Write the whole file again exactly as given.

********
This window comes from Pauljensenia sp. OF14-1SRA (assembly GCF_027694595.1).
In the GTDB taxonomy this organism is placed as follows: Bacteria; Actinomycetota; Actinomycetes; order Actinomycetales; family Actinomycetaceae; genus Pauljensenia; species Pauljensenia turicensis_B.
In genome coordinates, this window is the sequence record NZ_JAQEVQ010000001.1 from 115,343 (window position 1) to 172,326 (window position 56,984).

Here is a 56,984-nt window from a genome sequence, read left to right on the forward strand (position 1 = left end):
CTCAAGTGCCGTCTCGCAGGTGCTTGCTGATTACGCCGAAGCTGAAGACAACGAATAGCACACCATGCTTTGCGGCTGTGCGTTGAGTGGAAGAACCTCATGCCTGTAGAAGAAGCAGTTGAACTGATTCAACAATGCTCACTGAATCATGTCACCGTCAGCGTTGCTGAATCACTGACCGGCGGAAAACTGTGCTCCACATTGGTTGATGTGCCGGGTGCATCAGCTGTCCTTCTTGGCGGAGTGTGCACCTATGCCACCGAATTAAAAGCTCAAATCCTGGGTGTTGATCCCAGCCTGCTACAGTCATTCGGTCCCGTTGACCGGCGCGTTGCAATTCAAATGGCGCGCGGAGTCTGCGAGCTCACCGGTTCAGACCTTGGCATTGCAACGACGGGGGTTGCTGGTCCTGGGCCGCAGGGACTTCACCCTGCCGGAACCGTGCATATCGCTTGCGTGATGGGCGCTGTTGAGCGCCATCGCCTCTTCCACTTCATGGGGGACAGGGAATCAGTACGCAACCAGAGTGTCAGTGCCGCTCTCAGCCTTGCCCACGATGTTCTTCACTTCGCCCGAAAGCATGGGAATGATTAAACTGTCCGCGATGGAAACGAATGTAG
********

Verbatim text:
This window comes from Pauljensenia sp. OF14-1SRA (assembly GCF_027694595.1).
In the GTDB taxonomy this organism is placed as follows: Bacteria; Actinomycetota; Actinomycetes; order Actinomycetales; family Actinomycetaceae; genus Pauljensenia; species Pauljensenia turicensis_B.
In genome coordinates, this window is the sequence record NZ_JAQEVQ010000001.1 from 115,343 (window position 1) to 172,326 (window position 56,984).

Here is a 56,984-nt window from a genome sequence, read left to right on the forward strand (position 1 = left end):
CTCAAGTGCCGTCTCGCAGGTGCTTGCTGATTACGCCGAAGCTGAAGACAACGAATAGCACACCATGCTTTGCGGCTGTGCGTTGAGTGGAAGAACCTCATGCCTGTAGAAGAAGCAGTTGAACTGATTCAACAATGCTCACTGAATCATGTCACCGTCAGCGTTGCTGAATCACTGACCGGCGGAAAACTGTGCTCCACATTGGTTGATGTGCCGGGTGCATCAGCTGTCCTTCTTGGCGGAGTGTGCACCTATGCCACCGAATTAAAAGCTCAAATCCTGGGTGTTGATCCCAGCCTGCTACAGTCATTCGGTCCCGTTGACCGGCGCGTTGCAATTCAAATGGCGCGCGGAGTCTGCGAGCTCACCGGTTCAGACCTTGGCATTGCAACGACGGGGGTTGCTGGTCCTGGGCCGCAGGGACTTCACCCTGCCGGAACCGTGCATATCGCTTGCGTGATGGGCGCTGTTGAGCGCCATCGCCTCTTCCACTTCATGGGGGACAGGGAATCAGTACGCAACCAGAGTGTCAGTGCCGCTCTCAGCCTTGCCCACGATGTTCTTCACTTCGCCCGAAAGCATGGGAATGATTAAACTGTCCGCGATGGAAACGAATGTAG